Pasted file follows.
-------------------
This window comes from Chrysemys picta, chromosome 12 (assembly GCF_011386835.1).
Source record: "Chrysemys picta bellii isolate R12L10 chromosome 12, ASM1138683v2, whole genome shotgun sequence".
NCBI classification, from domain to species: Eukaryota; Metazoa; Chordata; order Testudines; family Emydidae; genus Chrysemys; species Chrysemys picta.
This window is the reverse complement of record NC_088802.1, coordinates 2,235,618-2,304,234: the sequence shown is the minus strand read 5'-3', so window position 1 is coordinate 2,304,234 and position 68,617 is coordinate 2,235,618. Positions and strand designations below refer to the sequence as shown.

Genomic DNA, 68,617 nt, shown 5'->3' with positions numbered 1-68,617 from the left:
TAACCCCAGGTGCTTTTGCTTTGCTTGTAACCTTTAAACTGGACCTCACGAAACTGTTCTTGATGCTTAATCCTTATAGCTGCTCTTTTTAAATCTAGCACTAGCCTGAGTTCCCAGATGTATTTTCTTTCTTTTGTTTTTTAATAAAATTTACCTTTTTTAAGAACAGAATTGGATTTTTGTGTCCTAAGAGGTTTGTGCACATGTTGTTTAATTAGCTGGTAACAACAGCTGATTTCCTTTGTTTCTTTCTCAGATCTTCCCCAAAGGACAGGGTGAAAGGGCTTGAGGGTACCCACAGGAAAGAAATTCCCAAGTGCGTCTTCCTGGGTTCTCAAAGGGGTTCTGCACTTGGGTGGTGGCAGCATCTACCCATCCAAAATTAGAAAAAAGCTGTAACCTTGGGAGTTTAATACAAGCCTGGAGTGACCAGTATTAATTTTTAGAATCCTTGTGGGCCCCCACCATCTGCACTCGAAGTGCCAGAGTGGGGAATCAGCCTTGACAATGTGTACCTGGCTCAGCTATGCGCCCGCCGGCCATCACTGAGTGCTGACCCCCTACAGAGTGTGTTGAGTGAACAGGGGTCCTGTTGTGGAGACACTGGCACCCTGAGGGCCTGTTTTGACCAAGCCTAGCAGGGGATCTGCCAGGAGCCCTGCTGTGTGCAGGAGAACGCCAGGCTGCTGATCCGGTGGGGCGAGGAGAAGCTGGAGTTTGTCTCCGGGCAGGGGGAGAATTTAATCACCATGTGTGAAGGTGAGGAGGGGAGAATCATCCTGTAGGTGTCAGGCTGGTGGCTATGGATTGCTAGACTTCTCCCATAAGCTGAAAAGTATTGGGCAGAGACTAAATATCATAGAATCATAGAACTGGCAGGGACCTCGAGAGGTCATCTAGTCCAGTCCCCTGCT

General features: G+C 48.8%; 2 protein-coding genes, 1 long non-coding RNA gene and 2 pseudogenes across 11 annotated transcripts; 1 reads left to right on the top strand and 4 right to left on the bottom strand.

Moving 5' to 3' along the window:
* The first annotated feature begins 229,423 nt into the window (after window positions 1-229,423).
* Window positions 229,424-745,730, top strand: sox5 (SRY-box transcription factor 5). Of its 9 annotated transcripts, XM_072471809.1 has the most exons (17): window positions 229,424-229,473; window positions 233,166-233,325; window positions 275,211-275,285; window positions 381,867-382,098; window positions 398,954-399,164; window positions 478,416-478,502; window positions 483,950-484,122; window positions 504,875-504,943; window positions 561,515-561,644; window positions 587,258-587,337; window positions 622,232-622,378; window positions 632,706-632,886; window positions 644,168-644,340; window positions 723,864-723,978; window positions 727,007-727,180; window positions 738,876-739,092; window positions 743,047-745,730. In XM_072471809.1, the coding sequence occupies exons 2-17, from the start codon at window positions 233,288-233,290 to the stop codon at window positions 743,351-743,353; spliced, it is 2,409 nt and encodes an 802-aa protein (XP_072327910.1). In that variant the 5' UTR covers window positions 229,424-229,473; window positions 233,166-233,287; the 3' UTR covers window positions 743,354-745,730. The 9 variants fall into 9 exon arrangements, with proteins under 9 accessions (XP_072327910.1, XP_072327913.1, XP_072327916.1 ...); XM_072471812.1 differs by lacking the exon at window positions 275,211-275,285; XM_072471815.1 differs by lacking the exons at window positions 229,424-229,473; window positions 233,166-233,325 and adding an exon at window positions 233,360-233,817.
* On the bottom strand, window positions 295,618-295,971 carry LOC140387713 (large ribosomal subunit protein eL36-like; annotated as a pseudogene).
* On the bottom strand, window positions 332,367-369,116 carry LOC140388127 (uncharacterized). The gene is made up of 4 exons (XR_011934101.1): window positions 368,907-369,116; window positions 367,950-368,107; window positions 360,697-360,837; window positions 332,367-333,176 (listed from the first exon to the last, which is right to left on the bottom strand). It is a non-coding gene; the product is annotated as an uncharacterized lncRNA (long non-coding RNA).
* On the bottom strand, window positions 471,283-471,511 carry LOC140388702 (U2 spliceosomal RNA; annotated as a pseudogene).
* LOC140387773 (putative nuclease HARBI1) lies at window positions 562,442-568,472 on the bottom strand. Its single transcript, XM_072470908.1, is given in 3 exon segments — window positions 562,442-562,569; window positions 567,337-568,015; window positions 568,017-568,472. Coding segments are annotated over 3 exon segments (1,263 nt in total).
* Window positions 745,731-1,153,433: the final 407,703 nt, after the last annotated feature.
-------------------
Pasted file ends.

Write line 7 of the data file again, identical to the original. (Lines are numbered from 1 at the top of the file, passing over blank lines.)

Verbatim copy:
General features: G+C 48.8%; 2 protein-coding genes, 1 long non-coding RNA gene and 2 pseudogenes across 11 annotated transcripts; 1 reads left to right on the top strand and 4 right to left on the bottom strand.